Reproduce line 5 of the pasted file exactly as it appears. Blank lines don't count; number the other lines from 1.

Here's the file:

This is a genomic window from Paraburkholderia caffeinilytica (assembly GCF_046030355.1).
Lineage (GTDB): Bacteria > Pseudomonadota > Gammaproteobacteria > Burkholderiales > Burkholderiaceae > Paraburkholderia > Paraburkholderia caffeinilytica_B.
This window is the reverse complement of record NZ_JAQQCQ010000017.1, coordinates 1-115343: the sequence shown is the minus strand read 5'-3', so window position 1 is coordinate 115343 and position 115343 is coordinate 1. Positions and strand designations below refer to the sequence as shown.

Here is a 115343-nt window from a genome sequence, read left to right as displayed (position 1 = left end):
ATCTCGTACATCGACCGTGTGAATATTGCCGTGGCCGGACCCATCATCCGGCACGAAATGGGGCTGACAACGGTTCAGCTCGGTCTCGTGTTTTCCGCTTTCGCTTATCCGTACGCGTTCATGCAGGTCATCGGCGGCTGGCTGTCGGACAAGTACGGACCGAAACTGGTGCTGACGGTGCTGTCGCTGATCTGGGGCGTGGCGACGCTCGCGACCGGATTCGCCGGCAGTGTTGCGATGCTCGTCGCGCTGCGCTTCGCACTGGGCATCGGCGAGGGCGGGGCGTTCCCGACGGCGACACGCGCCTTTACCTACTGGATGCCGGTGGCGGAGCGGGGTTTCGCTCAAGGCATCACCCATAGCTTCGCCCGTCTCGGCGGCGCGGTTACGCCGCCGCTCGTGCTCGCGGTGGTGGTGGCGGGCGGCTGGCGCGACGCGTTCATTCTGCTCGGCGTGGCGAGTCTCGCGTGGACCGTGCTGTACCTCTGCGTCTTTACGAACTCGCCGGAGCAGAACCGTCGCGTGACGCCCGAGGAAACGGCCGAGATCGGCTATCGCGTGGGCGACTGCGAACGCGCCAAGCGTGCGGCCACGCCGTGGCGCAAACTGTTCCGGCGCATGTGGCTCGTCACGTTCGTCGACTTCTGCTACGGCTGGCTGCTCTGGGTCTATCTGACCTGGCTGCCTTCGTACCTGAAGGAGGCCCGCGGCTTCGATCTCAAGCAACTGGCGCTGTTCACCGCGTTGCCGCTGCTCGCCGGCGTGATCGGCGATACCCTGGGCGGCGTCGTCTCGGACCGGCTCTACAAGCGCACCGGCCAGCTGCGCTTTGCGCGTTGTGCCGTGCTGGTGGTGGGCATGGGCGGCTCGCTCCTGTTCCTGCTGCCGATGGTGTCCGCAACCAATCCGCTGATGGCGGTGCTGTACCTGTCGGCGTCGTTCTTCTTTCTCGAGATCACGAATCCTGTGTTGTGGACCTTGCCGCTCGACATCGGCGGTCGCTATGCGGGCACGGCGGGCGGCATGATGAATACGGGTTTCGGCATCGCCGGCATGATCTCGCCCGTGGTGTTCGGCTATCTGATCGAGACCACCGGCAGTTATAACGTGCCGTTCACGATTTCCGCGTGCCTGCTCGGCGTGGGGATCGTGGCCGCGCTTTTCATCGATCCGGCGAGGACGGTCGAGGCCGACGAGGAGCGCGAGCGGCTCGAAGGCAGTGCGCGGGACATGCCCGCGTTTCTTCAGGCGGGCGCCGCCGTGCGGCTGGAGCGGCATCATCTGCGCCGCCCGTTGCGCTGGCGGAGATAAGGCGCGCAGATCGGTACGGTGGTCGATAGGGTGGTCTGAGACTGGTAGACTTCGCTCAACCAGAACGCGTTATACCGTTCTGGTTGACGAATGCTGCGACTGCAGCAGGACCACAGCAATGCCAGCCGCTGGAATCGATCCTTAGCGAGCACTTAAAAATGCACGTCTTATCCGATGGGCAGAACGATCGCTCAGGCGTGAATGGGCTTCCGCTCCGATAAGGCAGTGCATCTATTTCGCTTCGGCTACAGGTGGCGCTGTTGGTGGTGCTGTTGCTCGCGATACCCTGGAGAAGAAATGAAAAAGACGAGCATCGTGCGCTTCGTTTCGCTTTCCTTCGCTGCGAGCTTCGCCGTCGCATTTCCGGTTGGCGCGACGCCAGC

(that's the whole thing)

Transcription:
ATCTCGTACATCGACCGTGTGAATATTGCCGTGGCCGGACCCATCATCCGGCACGAAATGGGGCTGACAACGGTTCAGCTCGGTCTCGTGTTTTCCGCTTTCGCTTATCCGTACGCGTTCATGCAGGTCATCGGCGGCTGGCTGTCGGACAAGTACGGACCGAAACTGGTGCTGACGGTGCTGTCGCTGATCTGGGGCGTGGCGACGCTCGCGACCGGATTCGCCGGCAGTGTTGCGATGCTCGTCGCGCTGCGCTTCGCACTGGGCATCGGCGAGGGCGGGGCGTTCCCGACGGCGACACGCGCCTTTACCTACTGGATGCCGGTGGCGGAGCGGGGTTTCGCTCAAGGCATCACCCATAGCTTCGCCCGTCTCGGCGGCGCGGTTACGCCGCCGCTCGTGCTCGCGGTGGTGGTGGCGGGCGGCTGGCGCGACGCGTTCATTCTGCTCGGCGTGGCGAGTCTCGCGTGGACCGTGCTGTACCTCTGCGTCTTTACGAACTCGCCGGAGCAGAACCGTCGCGTGACGCCCGAGGAAACGGCCGAGATCGGCTATCGCGTGGGCGACTGCGAACGCGCCAAGCGTGCGGCCACGCCGTGGCGCAAACTGTTCCGGCGCATGTGGCTCGTCACGTTCGTCGACTTCTGCTACGGCTGGCTGCTCTGGGTCTATCTGACCTGGCTGCCTTCGTACCTGAAGGAGGCCCGCGGCTTCGATCTCAAGCAACTGGCGCTGTTCACCGCGTTGCCGCTGCTCGCCGGCGTGATCGGCGATACCCTGGGCGGCGTCGTCTCGGACCGGCTCTACAAGCGCACCGGCCAGCTGCGCTTTGCGCGTTGTGCCGTGCTGGTGGTGGGCATGGGCGGCTCGCTCCTGTTCCTGCTGCCGATGGTGTCCGCAACCAATCCGCTGATGGCGGTGCTGTACCTGTCGGCGTCGTTCTTCTTTCTCGAGATCACGAATCCTGTGTTGTGGACCTTGCCGCTCGACATCGGCGGTCGCTATGCGGGCACGGCGGGCGGCATGATGAATACGGGTTTCGGCATCGCCGGCATGATCTCGCCCGTGGTGTTCGGCTATCTGATCGAGACCACCGGCAGTTATAACGTGCCGTTCACGATTTCCGCGTGCCTGCTCGGCGTGGGGATCGTGGCCGCGCTTTTCATCGATCCGGCGAGGACGGTCGAGGCCGACGAGGAGCGCGAGCGGCTCGAAGGCAGTGCGCGGGACATGCCCGCGTTTCTTCAGGCGGGCGCCGCCGTGCGGCTGGAGCGGCATCATCTGCGCCGCCCGTTGCGCTGGCGGAGATAAGGCGCGCAGATCGGTACGGTGGTCGATAGGGTGGTCTGAGACTGGTAGACTTCGCTCAACCAGAACGCGTTATACCGTTCTGGTTGACGAATGCTGCGACTGCAGCAGGACCACAGCAATGCCAGCCGCTGGAATCGATCCTTAGCGAGCACTTAAAAATGCACGTCTTATCCGATGGGCAGAACGATCGCTCAGGCGTGAATGGGCTTCCGCTCCGATAAGGCAGTGCATCTATTTCGCTTCGGCTACAGGTGGCGCTGTTGGTGGTGCTGTTGCTCGCGATACCCTGGAGAAGAAATGAAAAAGACGAGCATCGTGCGCTTCGTTTCGCTTTCCTTCGCTGCGAGCTTCGCCGTCGCATTTCCGGTTGGCGCGACGCCAGC